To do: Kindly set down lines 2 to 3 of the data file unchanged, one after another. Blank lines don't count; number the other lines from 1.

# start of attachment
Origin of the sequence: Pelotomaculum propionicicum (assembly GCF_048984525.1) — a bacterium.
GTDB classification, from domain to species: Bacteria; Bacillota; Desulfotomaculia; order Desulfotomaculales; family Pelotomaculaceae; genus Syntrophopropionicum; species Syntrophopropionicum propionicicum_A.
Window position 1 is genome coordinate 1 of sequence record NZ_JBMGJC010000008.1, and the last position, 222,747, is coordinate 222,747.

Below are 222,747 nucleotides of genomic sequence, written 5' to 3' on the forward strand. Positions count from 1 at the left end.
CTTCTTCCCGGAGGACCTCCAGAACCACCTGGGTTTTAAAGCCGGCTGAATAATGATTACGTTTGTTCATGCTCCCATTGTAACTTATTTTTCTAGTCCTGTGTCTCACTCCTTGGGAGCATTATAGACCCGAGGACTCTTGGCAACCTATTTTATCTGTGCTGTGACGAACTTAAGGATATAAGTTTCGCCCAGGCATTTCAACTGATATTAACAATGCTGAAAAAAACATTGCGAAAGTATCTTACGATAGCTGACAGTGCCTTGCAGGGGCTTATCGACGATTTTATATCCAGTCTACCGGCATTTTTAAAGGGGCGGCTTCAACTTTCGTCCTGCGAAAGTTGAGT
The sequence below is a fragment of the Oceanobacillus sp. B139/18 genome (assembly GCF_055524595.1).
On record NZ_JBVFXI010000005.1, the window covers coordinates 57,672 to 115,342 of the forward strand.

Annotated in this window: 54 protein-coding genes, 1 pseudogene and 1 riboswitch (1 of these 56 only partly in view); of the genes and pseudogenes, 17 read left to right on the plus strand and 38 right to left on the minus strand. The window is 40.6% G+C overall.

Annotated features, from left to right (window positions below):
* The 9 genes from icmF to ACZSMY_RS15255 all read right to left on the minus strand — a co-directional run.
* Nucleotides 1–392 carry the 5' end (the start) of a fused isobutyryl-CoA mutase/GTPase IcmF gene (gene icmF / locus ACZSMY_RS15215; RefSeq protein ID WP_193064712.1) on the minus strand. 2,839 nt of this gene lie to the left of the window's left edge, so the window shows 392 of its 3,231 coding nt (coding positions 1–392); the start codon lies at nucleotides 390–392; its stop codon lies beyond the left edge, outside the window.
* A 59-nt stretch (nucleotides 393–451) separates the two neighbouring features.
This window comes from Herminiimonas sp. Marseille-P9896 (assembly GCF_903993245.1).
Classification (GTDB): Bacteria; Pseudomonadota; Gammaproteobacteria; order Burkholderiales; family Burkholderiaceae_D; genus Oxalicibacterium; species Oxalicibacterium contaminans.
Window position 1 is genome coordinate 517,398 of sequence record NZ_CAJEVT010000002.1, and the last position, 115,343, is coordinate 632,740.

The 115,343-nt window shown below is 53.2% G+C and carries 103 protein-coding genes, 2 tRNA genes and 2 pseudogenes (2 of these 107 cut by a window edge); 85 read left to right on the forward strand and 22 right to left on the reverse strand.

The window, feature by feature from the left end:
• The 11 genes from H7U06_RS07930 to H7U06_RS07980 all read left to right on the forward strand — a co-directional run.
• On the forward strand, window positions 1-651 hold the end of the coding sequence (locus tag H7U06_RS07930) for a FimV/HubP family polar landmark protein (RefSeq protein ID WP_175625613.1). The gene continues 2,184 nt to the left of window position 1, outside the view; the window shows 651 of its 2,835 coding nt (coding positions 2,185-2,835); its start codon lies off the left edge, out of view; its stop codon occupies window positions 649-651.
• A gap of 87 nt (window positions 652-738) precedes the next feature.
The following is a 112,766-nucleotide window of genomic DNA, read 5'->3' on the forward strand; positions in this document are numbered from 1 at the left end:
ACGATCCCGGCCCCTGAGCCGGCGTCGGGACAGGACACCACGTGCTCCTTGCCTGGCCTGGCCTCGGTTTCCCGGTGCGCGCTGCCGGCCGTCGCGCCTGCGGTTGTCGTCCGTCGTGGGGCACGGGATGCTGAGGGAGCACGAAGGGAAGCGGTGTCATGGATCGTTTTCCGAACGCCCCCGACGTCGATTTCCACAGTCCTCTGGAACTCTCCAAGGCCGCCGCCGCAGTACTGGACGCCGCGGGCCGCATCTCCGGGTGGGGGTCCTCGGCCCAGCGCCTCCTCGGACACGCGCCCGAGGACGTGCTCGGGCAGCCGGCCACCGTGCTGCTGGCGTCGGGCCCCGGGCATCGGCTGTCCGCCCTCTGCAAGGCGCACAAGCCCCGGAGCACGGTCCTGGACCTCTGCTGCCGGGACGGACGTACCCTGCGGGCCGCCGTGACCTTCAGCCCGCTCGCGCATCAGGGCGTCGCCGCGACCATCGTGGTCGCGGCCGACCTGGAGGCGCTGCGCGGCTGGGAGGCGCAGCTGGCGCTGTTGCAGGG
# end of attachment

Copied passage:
GTDB classification, from domain to species: Bacteria; Bacillota; Desulfotomaculia; order Desulfotomaculales; family Pelotomaculaceae; genus Syntrophopropionicum; species Syntrophopropionicum propionicicum_A.
Window position 1 is genome coordinate 1 of sequence record NZ_JBMGJC010000008.1, and the last position, 222,747, is coordinate 222,747.